The Heronry

I’m hoping for a Great Horned Owl this morning. I know several live in Beacon Hill Park but I’ll be darned if I can find them. Pity I’m not looking for Mallards, which are here in abundance. How long has it been since they made the Rare Bird list? A Eurasian Widgeon is grazing near one of the artificial channels and the American Black Duck that has wintered at Fountain Lake for the past few years is still around. A couple of female Hooded Mergansers cruise past, fishing for Pumpkinseeds, I guess. Nice birds but familiar.

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Eurasian Widgeon

It’s very still. There are few people around and I’m focussed on the trees looking in vain for owl shapes, my mind wandering. I suddenly remember the Hippopotamus poem by Patrick Barrington and it sticks, hard. I can remember some but not all. “I had a hippopotamus, I kept him in a shed; I fed him up on vitamins and vegetable bread...”¬† After that, there was a hippo “portrait done by a celebrity in chalks.” Oh, dear.

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Hooded Merganser

The guy’s landlady does the hippo in with a machine gun she borrows from “her soldier nephew Percy “- I’m sure of that. So sad. But what’s the rest? I’m really concentrating now, so much so that a horrific gurgling yawk! startles me — someone’s being strangled and shockingly close by too! It’s not that, of course, although it takes me a fraction of a second to realize this. A big ungainly bird flaps and climbs upwards through the dark branches of the cedar I’m under, and then another – Great Blue Herons on the move. It’s mating season and nests are being built. This will be the new heronry. I definitely do not want to be standing beneath a heronry and take my leave. When I finally get a view of the treetops, I see something for the first time – male Herons raising their crests. Wonderful. Even the quietest birding days offer us something marvellous.

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Position One

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The Finale

And, oh, yes…

“No longer now he gambols in the orchard in the spring; no longer do I lead him through the village on a string.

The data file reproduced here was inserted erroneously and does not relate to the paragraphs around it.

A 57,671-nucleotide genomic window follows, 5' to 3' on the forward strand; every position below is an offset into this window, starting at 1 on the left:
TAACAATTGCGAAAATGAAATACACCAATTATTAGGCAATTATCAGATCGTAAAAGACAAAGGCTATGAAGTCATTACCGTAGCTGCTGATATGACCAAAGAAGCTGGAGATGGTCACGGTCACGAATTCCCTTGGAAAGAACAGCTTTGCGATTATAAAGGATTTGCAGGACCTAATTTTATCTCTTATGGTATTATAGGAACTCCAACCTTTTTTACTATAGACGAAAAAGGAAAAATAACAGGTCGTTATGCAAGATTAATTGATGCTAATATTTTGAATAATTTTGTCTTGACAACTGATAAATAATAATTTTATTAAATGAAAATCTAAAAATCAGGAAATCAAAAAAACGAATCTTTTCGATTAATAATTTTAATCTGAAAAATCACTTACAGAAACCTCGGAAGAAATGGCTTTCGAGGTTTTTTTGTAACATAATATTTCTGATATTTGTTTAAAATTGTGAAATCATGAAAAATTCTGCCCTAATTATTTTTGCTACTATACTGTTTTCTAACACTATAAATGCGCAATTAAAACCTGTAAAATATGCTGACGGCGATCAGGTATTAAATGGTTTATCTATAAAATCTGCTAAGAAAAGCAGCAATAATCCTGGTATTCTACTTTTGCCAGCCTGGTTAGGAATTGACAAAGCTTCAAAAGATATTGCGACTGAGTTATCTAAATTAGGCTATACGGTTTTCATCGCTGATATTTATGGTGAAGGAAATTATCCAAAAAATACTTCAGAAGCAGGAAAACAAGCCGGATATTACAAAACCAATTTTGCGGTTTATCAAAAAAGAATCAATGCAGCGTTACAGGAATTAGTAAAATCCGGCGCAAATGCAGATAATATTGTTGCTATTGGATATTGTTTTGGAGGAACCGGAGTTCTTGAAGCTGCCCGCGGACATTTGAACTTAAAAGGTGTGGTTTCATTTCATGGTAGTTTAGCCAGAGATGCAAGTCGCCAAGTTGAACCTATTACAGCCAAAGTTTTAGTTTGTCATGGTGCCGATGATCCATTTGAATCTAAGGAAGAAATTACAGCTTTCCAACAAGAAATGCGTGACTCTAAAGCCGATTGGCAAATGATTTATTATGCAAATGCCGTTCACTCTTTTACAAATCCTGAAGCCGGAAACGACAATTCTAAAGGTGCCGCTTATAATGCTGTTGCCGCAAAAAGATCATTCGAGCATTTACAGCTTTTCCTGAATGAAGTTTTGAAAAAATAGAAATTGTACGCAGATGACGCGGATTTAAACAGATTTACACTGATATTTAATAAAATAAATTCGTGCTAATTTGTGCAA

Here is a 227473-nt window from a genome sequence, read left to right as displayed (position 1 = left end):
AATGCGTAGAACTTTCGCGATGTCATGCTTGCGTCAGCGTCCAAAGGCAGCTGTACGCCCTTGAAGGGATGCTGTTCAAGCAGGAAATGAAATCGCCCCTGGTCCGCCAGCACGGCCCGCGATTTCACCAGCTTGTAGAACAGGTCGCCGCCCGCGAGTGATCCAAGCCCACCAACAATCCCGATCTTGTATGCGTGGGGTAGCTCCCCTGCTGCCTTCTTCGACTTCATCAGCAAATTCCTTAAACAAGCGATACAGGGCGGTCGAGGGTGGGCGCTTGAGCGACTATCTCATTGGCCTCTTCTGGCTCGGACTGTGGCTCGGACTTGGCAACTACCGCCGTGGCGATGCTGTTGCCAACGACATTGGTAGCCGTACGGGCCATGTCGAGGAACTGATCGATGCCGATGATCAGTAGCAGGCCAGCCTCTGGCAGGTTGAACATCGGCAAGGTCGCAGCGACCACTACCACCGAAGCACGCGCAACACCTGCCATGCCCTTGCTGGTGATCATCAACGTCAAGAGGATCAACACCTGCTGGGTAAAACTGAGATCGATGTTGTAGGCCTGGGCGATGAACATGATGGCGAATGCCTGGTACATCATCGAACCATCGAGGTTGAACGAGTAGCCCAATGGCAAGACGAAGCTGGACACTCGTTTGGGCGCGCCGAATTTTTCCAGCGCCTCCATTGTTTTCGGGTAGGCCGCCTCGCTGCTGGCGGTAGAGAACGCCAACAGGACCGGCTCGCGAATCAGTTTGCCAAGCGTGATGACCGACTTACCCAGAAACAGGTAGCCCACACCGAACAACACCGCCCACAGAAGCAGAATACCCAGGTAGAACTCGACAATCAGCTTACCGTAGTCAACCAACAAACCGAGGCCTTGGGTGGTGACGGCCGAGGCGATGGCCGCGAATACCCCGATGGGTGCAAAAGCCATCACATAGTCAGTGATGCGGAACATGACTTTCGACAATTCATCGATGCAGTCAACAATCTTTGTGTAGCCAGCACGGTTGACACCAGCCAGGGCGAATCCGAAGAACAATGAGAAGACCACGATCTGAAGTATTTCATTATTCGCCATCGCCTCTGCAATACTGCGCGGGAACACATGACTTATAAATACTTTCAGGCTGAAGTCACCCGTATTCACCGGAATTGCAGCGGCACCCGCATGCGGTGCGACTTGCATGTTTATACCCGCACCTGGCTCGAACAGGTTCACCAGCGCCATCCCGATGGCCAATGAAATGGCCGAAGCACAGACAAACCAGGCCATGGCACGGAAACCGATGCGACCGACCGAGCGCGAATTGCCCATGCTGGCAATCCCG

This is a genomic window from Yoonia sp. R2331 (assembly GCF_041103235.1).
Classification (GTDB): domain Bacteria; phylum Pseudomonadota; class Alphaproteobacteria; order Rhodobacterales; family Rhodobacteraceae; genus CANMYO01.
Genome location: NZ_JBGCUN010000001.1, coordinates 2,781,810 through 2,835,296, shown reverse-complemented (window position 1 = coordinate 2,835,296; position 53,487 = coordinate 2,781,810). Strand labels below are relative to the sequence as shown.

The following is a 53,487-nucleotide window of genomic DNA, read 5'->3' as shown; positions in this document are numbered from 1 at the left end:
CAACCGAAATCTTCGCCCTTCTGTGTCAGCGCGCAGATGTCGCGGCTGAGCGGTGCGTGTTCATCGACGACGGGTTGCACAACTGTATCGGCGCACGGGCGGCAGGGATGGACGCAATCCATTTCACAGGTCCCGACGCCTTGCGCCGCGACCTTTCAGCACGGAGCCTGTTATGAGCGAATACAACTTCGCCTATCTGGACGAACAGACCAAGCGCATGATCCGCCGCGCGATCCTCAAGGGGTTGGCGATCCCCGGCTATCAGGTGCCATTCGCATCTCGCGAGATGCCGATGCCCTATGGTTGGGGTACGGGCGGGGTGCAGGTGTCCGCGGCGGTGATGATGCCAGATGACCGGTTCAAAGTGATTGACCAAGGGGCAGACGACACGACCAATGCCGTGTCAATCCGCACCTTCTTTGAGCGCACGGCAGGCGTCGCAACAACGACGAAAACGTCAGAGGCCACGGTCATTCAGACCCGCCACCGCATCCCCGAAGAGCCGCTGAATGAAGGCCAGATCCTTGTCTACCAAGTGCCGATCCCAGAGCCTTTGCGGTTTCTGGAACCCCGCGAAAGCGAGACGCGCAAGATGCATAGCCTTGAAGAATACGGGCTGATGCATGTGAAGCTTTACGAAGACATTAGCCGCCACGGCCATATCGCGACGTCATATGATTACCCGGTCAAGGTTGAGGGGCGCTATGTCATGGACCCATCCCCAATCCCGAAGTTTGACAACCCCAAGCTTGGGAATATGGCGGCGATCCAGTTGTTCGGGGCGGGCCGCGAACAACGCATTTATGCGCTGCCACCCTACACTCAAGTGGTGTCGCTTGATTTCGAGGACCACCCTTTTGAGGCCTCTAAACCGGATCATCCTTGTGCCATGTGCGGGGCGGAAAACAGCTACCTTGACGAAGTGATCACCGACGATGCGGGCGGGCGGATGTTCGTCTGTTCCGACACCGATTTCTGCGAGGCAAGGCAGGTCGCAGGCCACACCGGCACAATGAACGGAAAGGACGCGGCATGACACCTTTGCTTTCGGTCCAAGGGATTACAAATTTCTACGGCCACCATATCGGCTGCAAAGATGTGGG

No longer in the mornings does the neighbourhood rejoice; to his hippopotamusically-modulated voice.”

And then it gets sadder.

Well, they don’t write ’em like that anymore…

 

 

 

 

 

The Lake

The last time I visited Swan Lake a week or two ago, most of its remaining  waterfowl clustered around a small lead of open water, some swimming, others skating comically around the perimeter. Now the Lake is open and busy. Ring-necked Ducks and Canada Geese are here. Fleets of Common Mergansers fish, diving in unison. A squadron of sleepy Ruddy Ducks passes, stiff tails held at the traditional forty-five degree angle; the birds move together, either pushed by the breeze or through some coordinated, semi-conscious and unseen paddling.

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Common Mergansers

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Ruddy Ducks

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Great Blue Heron

Half-concealed in the rushes, a Blue Heron watches from the rushes, alert to something. There it is — a Bald Eagle. It comes in over the lake like a warplane, hidden at first behind a screen of firs and then dropping down to settle into a stealthy glide. The target is a mixed flock of Glaucous-winged and Thayer’s Gulls but the lookouts are on the ball this time and the intended victims disperse in a hurry. The Eagle, looking slightly irritated, makes a half-hearted stoop and then is gone.

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Bald Eagle

The breeze is suddenly quite cold so I leave the lakeside and take one of my favourite owling paths where it’s more sheltered. No owls today unfortunately. A pair of Steller’s Jays makes it clear I’m not welcome and sends me on my way with a series of raspy calls. It’s mating season preliminary time; male Red-winged Blackbirds are also starting to sing, although singing might not be the right word to describe their familiar, spring-heralding call.

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Steller’s Jay

Out in the sunlight again, I’m startled by a very loud ‘peep’ and then another, which I realize is the sound made by the extended tail feathers of an Anna’s Hummingbird at the bottom of its courtship dive. A moment of two later, the bird alights close by and gives me the ‘hairy eyeball’, its purple gorget extended and catching the sun.

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Anna’s Hummingbird